They’re considered docile and low maintenance but a vet is warning that adopted greyhounds may be in a chronic state of fear and ready to bite.
“I see the bites on the child’s face,” said vet Dr Karen Dawson, who specialises in animal behaviour.
“I see the nose that’s almost been bitten off by the person silly enough to rub their face into the dog.
“I know this is the kind of story that people don’t want to hear, but this is the reality.”
Dr Dawson addressed the Australian and New Zealand College of Veterinary Scientists conference on the Gold Coast this month about the situation with adopted greyhounds in her home state of Queensland.
Dr Dawson owns three greyhounds and has spent a decade studying the racing breed.
“Greyhounds do make very good pets,” she said.
“They can be docile and low maintenance and easy to care for from the human perspective.”
But Dr Dawson said in some cases the dogs, which were mostly bred on rural properties and trained to race, could struggle in an urban family environment.
“The greyhounds are often in a state of fear and anxiety â€” often chronic fear and anxiety â€” and that means that they are often quite stressed in the home.
“Because of their inhibited, or shut down responses, passive coping style, often it’s not recognised.
“We are seeing a lot more incidents involving greyhounds biting children, biting people and attacks on small animals as well,” she said.
The Queensland Racing Integrity Commissioner (QRIC) Ross Barnett said the Greyhound Adoption Program (GAP) had rehomed 541 greyhounds as pets since the commission started in July 2016.
“The GAP has not experienced an increase in the reported biting incidents from greyhounds adopted through the GAP,” he said in a statement.
“Dogs rehomed through the GAP have successfully passed ‘green collar assessment’, which means that they can be kept without muzzling [where local council regulations permit],” he added.
The former chief veterinarian of Greyhound Racing NSW Dr Liz Arnott said the greyhound rehoming industry needed vast improvement.
“When you look at the advertising and promotion around greyhound adoption, I think it can be misleading,” she said.
“When you look at the scientific literature indicating greyhounds are overrepresented compared to some other breeds for behavioural issues,” added the welfare scientist.
A 2016 dog behaviour study, published in the Journal of Veterinary Behaviour, found greyhounds were overrepresented when it came to visits to behavioural clinics in Brisbane and on the Gold Coast.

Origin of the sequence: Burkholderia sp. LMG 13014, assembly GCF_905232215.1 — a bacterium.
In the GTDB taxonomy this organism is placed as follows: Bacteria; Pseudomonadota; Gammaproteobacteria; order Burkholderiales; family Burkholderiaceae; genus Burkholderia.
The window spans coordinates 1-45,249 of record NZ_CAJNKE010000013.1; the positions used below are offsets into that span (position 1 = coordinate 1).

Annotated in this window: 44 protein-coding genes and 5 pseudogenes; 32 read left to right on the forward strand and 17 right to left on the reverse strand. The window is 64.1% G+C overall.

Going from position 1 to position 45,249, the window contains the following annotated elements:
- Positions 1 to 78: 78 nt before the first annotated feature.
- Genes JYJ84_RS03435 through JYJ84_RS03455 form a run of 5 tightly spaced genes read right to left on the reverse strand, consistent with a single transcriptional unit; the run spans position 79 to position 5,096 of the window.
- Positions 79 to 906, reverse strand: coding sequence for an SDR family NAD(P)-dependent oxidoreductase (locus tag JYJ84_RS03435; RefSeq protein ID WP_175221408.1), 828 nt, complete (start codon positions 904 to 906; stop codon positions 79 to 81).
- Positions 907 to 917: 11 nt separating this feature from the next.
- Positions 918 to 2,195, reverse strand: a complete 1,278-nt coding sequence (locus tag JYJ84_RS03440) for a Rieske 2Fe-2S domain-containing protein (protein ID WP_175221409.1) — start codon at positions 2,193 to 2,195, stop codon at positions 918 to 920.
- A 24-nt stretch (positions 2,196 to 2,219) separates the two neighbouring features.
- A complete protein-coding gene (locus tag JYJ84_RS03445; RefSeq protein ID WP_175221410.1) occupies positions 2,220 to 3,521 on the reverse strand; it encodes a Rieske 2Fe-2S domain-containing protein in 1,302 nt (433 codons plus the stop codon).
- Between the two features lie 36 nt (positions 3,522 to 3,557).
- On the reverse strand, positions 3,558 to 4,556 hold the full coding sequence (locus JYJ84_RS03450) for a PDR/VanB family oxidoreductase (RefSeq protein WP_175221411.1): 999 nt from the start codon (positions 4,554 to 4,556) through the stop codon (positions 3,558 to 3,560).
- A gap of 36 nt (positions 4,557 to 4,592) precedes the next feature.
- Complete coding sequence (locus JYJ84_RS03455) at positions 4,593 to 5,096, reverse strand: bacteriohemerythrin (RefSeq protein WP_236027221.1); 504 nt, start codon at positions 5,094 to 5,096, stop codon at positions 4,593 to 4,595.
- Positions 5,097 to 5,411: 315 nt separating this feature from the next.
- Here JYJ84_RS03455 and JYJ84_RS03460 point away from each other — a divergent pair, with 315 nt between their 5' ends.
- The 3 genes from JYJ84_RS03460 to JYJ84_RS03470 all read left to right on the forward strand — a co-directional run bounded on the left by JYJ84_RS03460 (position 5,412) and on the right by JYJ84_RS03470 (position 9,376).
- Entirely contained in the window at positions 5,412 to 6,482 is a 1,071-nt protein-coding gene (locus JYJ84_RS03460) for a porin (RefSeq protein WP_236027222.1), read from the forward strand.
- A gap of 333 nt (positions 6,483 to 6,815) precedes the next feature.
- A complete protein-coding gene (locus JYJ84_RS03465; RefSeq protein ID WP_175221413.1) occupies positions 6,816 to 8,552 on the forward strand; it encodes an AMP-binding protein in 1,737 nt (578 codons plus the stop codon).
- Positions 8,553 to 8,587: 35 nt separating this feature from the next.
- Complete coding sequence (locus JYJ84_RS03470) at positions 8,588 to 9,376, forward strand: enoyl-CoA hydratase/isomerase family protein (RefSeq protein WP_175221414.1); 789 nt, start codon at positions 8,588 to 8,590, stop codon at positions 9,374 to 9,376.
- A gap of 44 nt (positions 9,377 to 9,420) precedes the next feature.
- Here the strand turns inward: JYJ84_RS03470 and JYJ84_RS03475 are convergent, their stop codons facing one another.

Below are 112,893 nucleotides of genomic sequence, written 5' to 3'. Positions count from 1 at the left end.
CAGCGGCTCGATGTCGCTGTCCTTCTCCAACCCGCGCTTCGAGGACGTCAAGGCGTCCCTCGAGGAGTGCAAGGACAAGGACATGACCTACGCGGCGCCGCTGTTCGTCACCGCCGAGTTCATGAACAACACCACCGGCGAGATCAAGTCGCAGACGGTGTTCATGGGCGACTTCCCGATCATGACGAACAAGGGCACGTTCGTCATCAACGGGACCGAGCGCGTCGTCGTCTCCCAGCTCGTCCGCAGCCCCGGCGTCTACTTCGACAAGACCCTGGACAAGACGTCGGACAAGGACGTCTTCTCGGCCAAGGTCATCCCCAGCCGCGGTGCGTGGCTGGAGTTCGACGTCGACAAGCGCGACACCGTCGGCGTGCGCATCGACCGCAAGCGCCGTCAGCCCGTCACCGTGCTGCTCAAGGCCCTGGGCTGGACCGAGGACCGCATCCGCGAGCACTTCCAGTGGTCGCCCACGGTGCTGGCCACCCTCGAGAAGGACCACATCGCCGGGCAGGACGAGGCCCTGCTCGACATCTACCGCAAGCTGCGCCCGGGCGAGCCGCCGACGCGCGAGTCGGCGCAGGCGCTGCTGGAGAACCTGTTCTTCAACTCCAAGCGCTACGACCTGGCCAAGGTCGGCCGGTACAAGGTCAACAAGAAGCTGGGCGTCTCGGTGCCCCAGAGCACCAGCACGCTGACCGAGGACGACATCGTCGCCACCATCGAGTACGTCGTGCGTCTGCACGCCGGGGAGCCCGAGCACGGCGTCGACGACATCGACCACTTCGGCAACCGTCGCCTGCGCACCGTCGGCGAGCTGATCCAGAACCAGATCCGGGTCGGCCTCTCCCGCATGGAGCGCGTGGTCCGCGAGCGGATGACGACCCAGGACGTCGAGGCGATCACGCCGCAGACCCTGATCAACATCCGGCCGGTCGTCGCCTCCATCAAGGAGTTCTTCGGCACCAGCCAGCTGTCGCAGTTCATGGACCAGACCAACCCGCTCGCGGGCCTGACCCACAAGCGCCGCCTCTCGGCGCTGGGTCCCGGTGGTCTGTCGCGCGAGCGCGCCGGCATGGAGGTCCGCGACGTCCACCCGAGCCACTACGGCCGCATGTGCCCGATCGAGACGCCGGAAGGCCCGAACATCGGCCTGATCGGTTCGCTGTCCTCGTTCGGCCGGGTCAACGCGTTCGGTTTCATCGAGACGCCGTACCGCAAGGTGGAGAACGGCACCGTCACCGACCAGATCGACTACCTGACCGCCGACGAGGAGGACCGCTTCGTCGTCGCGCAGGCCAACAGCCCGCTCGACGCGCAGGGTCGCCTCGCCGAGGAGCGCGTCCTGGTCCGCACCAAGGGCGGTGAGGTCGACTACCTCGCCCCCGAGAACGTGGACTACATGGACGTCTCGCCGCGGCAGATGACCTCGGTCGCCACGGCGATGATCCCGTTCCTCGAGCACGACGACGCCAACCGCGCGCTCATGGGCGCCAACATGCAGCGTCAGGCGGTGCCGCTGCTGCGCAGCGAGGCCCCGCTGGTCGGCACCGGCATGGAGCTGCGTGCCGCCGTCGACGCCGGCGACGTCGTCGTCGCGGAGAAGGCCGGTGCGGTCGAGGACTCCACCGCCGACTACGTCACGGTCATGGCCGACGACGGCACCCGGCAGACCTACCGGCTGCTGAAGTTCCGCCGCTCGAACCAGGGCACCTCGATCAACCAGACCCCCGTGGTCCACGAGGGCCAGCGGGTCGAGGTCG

The study looked at 7,858 dogs which presented with behavioural problems between 2001 and 2013.
The greyhounds ranked fifth behind the Mastiff, German Short-Haired Pointer, Belgian Shepherd and Maremma Sheepdog breeds.
Dr Arnott said the likely cause of the behavioural problems, including aggression towards humans and other animals, was that the dogs had been bred and trained for racing and not as family pets.
“So rather than setting these dogs up for failure and referring to them as perfect pets, or great with kids, or ideal apartment dogs, we need to promote these dogs to experienced dog owners which are prepared to deal with any of the assimilation issues,” she said.
A council report of dog attacks in New South Wales in 2011/12 showed greyhounds were involved in 18 incidents and were ranked number 75 on a list of pure-breeds involved in attacks.
Last year, greyhounds jumped to 27th on the list with 35 incidents involving the race dogs from July 2017 to June 2018.
But on the Gold Coast, the city council’s head of animal management, Michael Smith, said the breed was generally viewed as passive.
“There has been no increase in incidents involving greyhounds as a breed on the Gold Coast,” he said.
“Our records don’t even show that breed registering in our database for attacks on either humans, or other dogs,” Mr Smith said.
Dr Dawson said not all greyhounds were suitable for adoption.
“It’s a complicated problem and you can’t adopt your way out of a complicated problem, there’s a lot more that needs to be done,” she said.
The behavioural expert said if breeders spent more time handling and socialising greyhounds as pups, they would transition more easily into a home.
“Maybe having rural properties where dogs can spend their life might be a better option for them, because that’s what they know,” said Dr Dawson.
Mr Barnett said the majority of dogs presented for adoption were deemed suitable for rehoming.
“For the small number of dogs that fail to pass the assessments, the owners and trainers are given the opportunity for the dogs to be returned to them along with advice on how to increase rehoming chances for their dogs,” he said.
“However, if these dogs cannot be rehabilitated, unfortunately they will have to be euthanased,” he said.
Editor’s note (14/7/18): This story has been updated to reflect that Dr Karen Dawson’s home state is Queensland, not New South Wales.